Jesus’ first century listeners would have assumed the ending to this morality drama. The father who is also a wealthy landowner and by implication a leader and one of the guardians of the community’s stability  would have the son killed, banished or, if inclined to show mercy, treated as an hired servant with no claim to a son’s status or affection. The latter is what the son is hoping for as we listen to his internal dialogue being practiced on his journey back home.: “Father, I have sinned against heaven and against you. I am no longer worthy to be called your son: make me like one of your hired servants.” (Luke 15:18-19)

And why not? There needed to be an ending that would help keep the community intact. After all, youth listening to a story like this would need to know that if you break the community’s rules , you could expect to be an outcast. How else would the long held traditions of elder respect and compliance be upheld? How else was a community going to be protected from chaos, corruption, and possible extinction unless the father or community elder did not exact the rules of tribal community survival?  Bringing the erring son to justice was certainly what the Jesus-listeners would have expected.. But no, this is not how this story would end. Jesus, no doubt, surprised his listeners with an ending of unimaginable love, forgiveness, and humility. “But while the son was still a long way off, his father saw him and was filled with compassion for him. He ran to his son, threw his arms around him and kissed him.” (Luke 15:20)

I like imagining the father hiking up his long robe to run ( older men in the Middle East don’t run. it is beneath them and invites shame) all the while thinking, “Who cares what the village thinks of me. Let the community be disgusted with my disregard to the village’s rules and let them think I am no longer worthy of their esteemed opinion and respect. I only care that I have my son back and I am going to throw a party!” To add more intrigue to this story, Jesus introduces a third character. The self-righteous follow-the-rules older brother who upon hearing of his loser brother returning and being thrown a party by their father is abhorred and resentful. He complains bitterly to his father for what he sees as an injustice of indulgence and favoritism. The father tries to woo the older son with love, as well. “Don’t you see? You had the benefit of always being with me and enjoying the comforts of home, while your brother was playing the fool and ended up almost starving to death, you had a stable life with friends and beef steak anytime you wanted it.”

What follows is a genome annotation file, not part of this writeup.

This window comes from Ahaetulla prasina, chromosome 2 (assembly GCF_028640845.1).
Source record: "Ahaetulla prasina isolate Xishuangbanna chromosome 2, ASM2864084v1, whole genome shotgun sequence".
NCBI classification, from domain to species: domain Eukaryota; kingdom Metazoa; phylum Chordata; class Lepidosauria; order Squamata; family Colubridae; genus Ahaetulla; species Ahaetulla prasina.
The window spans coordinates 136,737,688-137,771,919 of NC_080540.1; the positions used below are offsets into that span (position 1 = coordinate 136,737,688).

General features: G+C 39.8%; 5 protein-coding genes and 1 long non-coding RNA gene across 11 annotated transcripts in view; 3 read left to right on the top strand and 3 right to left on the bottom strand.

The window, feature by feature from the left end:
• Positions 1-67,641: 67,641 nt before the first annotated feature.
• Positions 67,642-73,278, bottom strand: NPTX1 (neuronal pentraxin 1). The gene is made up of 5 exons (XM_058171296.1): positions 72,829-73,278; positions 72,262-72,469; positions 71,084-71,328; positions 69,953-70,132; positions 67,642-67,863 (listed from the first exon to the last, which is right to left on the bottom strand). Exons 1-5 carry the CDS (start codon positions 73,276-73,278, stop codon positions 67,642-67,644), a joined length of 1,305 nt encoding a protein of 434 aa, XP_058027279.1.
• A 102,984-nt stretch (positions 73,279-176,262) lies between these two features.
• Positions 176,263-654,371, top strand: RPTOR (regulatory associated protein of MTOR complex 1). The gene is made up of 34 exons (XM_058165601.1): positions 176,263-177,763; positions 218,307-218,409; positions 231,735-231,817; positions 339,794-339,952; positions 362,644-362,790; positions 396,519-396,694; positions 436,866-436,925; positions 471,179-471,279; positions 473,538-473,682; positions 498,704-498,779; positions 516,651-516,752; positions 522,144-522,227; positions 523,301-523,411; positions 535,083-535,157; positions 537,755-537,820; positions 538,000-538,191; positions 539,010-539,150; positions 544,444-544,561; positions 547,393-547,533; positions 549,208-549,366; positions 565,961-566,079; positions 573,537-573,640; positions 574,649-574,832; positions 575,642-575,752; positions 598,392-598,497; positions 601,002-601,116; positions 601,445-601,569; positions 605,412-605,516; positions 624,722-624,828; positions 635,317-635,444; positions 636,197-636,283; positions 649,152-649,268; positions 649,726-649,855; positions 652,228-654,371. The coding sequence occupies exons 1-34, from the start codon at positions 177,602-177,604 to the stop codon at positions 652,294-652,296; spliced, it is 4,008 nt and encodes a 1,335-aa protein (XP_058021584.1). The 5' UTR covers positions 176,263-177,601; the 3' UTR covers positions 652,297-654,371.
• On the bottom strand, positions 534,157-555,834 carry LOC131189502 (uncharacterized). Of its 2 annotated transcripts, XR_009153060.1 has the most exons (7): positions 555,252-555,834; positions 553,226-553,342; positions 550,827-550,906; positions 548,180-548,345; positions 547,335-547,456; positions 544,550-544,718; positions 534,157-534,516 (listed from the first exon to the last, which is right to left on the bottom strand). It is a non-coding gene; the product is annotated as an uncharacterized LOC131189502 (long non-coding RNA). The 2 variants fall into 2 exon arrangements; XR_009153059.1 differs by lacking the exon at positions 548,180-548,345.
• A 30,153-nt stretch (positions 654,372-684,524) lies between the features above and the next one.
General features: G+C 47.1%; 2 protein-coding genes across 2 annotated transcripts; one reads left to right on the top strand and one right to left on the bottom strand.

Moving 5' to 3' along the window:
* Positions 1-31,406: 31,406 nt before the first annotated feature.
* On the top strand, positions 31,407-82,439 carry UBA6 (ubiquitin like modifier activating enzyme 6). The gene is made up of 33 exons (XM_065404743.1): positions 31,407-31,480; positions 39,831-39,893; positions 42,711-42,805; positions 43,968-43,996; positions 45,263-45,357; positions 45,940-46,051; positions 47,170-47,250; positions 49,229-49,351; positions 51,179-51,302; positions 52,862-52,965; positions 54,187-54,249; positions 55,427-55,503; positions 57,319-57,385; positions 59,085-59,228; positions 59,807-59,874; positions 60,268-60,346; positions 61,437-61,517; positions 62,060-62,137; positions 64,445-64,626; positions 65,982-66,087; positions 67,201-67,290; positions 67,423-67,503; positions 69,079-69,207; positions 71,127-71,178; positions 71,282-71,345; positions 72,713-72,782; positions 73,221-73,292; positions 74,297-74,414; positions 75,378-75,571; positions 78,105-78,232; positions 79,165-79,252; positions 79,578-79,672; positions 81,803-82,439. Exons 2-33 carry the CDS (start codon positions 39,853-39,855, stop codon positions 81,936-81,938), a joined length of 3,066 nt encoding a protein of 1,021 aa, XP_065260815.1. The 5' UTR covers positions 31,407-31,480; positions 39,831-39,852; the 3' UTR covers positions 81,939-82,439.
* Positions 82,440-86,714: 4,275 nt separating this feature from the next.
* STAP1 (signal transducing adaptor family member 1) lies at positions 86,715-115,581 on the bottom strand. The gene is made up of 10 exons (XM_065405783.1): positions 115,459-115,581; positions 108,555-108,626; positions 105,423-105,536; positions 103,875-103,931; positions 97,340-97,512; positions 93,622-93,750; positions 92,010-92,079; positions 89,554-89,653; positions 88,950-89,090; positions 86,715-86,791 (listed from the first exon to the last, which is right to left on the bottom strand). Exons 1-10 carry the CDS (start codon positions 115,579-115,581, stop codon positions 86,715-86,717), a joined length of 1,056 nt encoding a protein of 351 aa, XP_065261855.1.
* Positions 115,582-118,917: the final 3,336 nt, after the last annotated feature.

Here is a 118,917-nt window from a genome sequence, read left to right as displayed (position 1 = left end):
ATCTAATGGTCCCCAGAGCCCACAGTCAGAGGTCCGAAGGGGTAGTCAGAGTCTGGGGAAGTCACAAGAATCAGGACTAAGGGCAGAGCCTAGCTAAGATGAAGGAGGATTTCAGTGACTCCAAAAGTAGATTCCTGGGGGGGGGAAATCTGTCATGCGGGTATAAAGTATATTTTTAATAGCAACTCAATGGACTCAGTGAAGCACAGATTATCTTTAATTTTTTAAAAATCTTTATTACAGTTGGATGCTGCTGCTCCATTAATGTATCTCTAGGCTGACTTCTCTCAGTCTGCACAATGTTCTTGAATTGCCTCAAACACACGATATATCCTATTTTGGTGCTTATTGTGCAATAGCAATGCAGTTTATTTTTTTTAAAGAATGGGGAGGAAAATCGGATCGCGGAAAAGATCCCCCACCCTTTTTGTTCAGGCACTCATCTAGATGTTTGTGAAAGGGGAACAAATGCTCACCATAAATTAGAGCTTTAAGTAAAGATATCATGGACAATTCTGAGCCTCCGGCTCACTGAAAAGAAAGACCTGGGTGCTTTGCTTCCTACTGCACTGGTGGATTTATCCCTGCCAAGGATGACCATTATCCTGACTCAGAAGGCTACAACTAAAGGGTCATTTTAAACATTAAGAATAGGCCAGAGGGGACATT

Bailey, a theologian and Middle Eastern scholar who I credit for elucidating Jesus’ parables with exciting insights, calls this parable and other parables, metaphoric and deeply theological representations of God’s, “costly demonstration of extravagant and unexpected love.” He states says that this kind of love that only God can offer is for “the law breaker (younger son) as well as for the law keeper (older son in the story).” They both need it and so do we regardless of which brother we identify with.

Read, ”Jesus through Middle Eastern Eyes,” by Kenneth Bailey.

Personal application
Is a story told to first century Palestine relevant for us? Well, it depends if you feel a need to be accepted and loved beyond your capacity to be deserving of such love. And it depends on whether or not you believe in a God whom you have let down no matter how little or hard you have tried to be good and self-justified. If you feel such a need as I do then this parable is a tear jerk-er of good news. And for sure it is much better and has more emotional impact than stories of people smoking pipes or even of litter bugs.